Hashing It Out

7 min readAug 13, 2020


photo by @karishea

Hashmaps are a type of data structure used in computer science to format, organise, and manage data. In this blog post, we’ll take a look at why we use them, how they work, and what the advantages and disadvantages can be. Additionally, we’ll also quickly examine the introduction of Map to JavaScript with ES6.

What is a hashmap?

Hashmaps allow us to organise data in a way that later enables us to retrieve values based on their keys. In a hashmap, a key is assigned to a single value. In the table below, we’ve included some characters from Avatar: The Last Airbender. In this example, the names would be our keys, and the favourite foods would be the values. As we can see, each character has one (and only one!) favourite item. Likewise, in a hashmap, we can only allocate one value per key.

Now that we have some basic data, we can take a look at how this would work with a hashmap.

How do hashmaps work?

Hashmaps work by first utilising a hashing function to determine how to store data. Let’s imagine that we’re working with our favourite foods table. Our computer won’t just store the data as it is — instead, the hashing function will take the keys and turn them into array indexes, and eventually return the data as an array. Hashing functions are also known as compression functions, because the output is smaller than the input.

For example, we could create a very basic function like so:

function simpleFunction(string) {
let numberOfAs = 0
for (let i=0; i < string.length; i++) {
string[i].toLowerCase() === 'a' ? numberOfAs ++ : null
return numberOfAs

This function takes a string, counts the number of ‘a’s within the string, and returns that number, which can then be used as an index in an array.

Note that this is not an actual hashing function — the output of a hashing function is the entire array of data, not simply the ‘hashed’ keys.

Our example function would return the following values:

Using these returned values, we can store Toph’s information at index 0, Sokka’s at 1, Aang’s at 2, and Katara’s at 3. This is a very basic example, and real hashing functions are more complex, and therefore more effective in producing indexes. They will generally create a hash code, and then use the modulo operator in order to generate the array index, like so:

Fig. 1. Carnegie Mellon University,Concept of Hashing

The data can then be stored as an array, giving us the ability to easily add, retrieve, and delete data as needed.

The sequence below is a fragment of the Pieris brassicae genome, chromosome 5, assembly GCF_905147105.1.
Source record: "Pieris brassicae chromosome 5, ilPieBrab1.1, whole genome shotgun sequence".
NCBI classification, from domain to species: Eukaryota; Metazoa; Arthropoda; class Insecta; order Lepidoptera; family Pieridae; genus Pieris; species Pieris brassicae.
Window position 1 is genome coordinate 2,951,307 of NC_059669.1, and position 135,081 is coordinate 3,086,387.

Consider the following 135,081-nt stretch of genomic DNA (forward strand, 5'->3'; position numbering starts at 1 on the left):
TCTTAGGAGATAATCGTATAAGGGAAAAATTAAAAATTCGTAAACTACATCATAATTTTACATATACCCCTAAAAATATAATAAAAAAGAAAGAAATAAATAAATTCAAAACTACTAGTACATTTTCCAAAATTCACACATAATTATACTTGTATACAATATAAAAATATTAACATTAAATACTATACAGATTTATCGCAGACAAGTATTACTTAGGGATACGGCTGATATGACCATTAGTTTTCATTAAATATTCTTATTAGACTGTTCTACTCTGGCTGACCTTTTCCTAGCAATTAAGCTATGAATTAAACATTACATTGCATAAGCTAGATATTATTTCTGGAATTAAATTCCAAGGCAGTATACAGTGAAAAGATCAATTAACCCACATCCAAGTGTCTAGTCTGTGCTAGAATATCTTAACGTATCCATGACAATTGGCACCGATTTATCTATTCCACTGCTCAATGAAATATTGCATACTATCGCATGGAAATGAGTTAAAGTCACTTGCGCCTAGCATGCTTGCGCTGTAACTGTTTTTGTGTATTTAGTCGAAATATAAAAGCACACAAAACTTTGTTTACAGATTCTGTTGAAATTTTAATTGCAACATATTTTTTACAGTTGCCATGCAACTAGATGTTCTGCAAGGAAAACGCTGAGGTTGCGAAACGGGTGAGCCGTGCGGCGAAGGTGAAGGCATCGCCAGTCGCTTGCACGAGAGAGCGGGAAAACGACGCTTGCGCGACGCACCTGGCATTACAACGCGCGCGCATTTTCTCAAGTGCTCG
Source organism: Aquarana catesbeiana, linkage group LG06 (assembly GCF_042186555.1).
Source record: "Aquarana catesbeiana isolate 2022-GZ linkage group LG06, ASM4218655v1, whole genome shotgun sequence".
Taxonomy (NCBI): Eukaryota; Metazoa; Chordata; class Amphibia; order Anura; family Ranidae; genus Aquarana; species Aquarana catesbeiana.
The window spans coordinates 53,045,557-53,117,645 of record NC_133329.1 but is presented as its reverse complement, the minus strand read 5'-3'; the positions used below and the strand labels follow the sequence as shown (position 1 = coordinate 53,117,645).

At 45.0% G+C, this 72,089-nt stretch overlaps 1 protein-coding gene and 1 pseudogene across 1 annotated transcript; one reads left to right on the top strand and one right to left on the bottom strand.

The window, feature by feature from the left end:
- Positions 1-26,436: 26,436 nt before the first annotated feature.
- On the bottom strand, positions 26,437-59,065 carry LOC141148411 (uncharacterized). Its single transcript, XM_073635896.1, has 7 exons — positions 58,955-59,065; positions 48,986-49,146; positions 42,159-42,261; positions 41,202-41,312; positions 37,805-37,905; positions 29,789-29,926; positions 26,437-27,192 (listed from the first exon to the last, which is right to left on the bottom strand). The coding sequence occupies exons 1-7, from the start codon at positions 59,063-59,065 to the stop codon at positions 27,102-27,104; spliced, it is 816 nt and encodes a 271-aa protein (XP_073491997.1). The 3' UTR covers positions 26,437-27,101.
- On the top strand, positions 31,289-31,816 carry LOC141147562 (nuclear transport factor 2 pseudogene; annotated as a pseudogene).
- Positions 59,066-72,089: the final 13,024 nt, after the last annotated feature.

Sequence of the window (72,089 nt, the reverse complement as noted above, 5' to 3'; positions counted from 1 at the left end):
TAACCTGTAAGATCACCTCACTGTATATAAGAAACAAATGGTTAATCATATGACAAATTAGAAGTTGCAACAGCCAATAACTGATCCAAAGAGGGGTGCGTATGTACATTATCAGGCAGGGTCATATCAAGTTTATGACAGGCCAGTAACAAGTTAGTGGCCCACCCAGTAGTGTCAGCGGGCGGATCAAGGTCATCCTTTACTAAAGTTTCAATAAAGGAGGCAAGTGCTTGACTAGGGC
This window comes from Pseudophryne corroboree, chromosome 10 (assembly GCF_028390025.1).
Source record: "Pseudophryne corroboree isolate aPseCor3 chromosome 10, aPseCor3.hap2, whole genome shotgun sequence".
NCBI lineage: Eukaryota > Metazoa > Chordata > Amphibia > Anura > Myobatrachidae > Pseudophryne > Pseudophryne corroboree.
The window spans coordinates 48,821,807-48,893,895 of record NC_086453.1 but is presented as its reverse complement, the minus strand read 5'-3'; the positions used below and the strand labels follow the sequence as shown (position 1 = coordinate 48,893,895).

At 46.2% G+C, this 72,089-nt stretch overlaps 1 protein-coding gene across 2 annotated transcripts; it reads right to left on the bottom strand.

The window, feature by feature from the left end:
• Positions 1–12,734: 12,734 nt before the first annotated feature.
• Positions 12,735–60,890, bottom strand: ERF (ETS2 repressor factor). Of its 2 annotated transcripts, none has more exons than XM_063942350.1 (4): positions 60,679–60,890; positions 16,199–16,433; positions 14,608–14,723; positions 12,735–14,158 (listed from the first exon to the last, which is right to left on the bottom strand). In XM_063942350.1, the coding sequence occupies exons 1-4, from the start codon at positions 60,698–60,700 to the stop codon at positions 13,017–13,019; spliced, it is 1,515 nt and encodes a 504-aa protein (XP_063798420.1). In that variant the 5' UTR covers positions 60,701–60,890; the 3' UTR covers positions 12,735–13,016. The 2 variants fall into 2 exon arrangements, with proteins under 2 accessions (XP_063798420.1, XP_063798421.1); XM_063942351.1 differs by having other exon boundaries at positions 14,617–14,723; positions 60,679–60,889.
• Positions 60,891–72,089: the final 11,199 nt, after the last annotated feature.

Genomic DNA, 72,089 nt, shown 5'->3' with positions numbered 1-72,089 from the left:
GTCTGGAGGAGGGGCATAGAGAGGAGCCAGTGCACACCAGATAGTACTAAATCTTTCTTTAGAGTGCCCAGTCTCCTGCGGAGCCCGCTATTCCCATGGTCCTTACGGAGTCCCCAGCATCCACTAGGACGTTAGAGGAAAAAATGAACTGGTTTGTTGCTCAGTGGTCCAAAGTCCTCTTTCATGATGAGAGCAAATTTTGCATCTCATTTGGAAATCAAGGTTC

There are a number of reasons why the process of generating indexes has to be somewhat complex, the main one being that repeats of indexes can be problematic. For instance, were we to include Zuko in our Avatar table while using the simple function above, he would be allocated the same index as Toph, 0. Again, this is a rudimentary example, and real hash functions are much more effective in minimising this type of repetition, however they do still happen. When two values are given the same index, we call this a hash collision. There are a couple of ways to avoid collisions, which we can take a look at below:

Separate Chaining

One way to avoid collisions is to combine your hash map with another data structure, for instance linked lists. Rather than a simple array of values, you can create an array of linked lists. This process is called separate chaining. The hashmap takes the key and turns it into an index in the array. If that index has already been taken by another value, a link will be created between the first value and the second, like so:

When using linked lists, it’s also recommended that the key is saved, so that our computer knows which value belongs to which key. Separate chaining is a great way to get around duplicates of indexes, however it can slow down performance if any of the lists get too long.

Open Addressing

Another solution for collisions could be open addressing. In this situation, when a value is allocated an index that has already been taken, we simply look for another open index. One method of doing this is through linear probing. For instance, if we decided to include Zuko in our hashmap, we would initially try to place him at index 0, which has already been occupied by Toph. Using linear probing, we would then move to the next open index, in this case 4, which would give us the resulting indices: